Navigation

News and events

University of Central Lancashire to host 21st Century Human for inaugural Humanities Festival

14 May 2014

Lyndsey Boardman

Researchers and public explore what it means to be human

The University of Central Lancashire (UCLan) is hosting an event to participate in Being Human, the UK’s first national festival of the humanities, which involves discussion, debate, public lectures, workshops and opportunities to meet researchers, made possible by a grant from the festival organisers, the School of Advanced Study, University of London, supported by the Arts and Humanities Research Council and the British Academy.

Following a successful application, UCLan has been awarded funding to hold the event during Being Human festival week, 15 – 23 November 2014. 21st Century Human will champion the excellence of humanities research being undertaken in Preston and help to demonstrate the vitality and relevance of this today.

Selected from over 100 applications, the grant will help the university bring together researchers and the local public to engage with their own interpretation of the humanities. 21st Century Human will be part of a national programme of activities which aim to inform, extend and ignite contemporary thinking and imagination around the humanities.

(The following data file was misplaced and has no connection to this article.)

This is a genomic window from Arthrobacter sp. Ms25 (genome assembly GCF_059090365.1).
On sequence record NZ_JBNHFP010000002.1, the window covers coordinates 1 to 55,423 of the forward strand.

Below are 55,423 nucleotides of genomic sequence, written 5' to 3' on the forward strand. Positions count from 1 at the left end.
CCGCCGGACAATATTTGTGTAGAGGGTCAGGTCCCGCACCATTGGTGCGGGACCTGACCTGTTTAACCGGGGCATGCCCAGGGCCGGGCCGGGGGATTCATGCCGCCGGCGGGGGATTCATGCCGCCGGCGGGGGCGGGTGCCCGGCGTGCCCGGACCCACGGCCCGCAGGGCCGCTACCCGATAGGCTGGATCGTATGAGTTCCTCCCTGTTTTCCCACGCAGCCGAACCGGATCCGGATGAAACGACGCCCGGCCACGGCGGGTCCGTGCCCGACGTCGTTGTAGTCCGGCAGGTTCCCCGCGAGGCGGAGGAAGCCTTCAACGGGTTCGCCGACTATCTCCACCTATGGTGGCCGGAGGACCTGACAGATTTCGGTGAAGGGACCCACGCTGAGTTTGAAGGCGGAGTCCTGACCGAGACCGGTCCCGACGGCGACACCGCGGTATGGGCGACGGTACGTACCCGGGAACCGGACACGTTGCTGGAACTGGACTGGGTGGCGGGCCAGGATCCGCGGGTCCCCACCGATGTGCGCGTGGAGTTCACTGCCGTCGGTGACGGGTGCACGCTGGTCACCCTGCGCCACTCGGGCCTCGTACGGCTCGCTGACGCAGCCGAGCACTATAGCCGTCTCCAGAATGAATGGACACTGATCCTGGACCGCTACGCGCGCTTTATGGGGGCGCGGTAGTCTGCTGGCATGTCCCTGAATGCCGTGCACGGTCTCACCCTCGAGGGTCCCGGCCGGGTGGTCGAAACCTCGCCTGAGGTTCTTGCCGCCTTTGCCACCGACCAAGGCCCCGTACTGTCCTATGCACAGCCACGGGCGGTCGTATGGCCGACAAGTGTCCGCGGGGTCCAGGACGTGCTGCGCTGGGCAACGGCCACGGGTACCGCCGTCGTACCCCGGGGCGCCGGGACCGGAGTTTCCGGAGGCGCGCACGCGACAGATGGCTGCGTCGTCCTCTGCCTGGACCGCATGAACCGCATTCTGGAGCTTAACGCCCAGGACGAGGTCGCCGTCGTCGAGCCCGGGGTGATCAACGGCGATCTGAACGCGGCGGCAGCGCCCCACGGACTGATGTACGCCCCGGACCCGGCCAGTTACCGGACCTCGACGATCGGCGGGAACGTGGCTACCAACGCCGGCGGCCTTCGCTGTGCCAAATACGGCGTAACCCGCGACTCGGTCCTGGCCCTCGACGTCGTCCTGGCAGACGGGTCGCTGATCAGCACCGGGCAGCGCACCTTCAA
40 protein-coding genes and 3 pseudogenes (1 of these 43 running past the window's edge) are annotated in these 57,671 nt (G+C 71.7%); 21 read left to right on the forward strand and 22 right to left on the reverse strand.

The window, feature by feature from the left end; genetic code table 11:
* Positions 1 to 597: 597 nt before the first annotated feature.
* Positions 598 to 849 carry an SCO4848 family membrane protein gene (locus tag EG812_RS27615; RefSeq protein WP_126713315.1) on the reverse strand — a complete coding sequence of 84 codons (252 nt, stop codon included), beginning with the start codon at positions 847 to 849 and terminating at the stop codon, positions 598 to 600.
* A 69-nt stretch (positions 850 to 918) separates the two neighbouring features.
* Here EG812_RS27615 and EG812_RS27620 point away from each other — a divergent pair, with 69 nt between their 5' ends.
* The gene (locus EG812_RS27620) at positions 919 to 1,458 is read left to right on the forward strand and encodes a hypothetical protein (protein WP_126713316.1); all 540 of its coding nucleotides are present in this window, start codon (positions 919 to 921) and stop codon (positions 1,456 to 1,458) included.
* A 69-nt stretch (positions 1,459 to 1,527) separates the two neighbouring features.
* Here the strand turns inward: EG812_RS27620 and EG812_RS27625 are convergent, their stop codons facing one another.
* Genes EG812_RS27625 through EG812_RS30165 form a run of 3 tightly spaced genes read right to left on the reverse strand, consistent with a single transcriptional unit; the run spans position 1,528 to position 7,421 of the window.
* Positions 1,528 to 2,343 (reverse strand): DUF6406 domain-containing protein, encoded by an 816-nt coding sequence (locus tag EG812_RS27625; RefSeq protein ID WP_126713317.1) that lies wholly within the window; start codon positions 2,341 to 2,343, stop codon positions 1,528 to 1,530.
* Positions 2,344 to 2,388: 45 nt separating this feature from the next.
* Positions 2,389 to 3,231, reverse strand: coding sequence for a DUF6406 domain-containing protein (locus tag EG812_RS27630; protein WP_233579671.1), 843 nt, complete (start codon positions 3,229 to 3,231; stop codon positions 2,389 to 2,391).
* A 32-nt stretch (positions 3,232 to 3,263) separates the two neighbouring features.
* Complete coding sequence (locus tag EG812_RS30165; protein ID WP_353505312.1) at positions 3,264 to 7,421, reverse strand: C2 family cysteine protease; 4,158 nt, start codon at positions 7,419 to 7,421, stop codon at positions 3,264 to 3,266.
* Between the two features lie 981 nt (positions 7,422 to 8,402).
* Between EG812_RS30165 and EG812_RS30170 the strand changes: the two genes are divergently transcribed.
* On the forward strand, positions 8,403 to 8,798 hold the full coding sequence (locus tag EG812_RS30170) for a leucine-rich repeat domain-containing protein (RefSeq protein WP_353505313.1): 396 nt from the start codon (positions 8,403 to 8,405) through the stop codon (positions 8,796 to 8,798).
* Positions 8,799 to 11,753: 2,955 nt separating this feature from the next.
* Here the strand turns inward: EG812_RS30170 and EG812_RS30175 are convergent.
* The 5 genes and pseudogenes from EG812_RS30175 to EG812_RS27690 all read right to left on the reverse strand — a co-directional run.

“We plan to take research off the University Campus, and out to our local community, and are looking forward to working with partners to achieve this.”

Dr Jo Heaton-Marriott, UCLan’s Public Engagement Manager, said: “We are really excited to be part of this national event. We’ve had success with the Lancashire Science Festival and hope that 21st Century Human can become a similar annual event in the University calendar. We plan to take research off the University Campus, and out to our local community, and are looking forward to working with partners to achieve this.”

Currently in its first year, Being Human is led by the School of Advanced Study in participation with the Arts and Humanities Research Council and the British Academy with the participation of arts and cultural organisations and universities across the UK.

The festival programme will focus on activities that make humanities research accessible to the general public and demonstrate the role of the humanities in the cultural, intellectual, political and social life of the UK.

Thirty-six grants have been awarded to universities and arts and cultural organisations across the UK to participate in the nine days of festival events taking place across the UK, from Truro to Orkney, Swansea to Belfast and Norwich to Liverpool.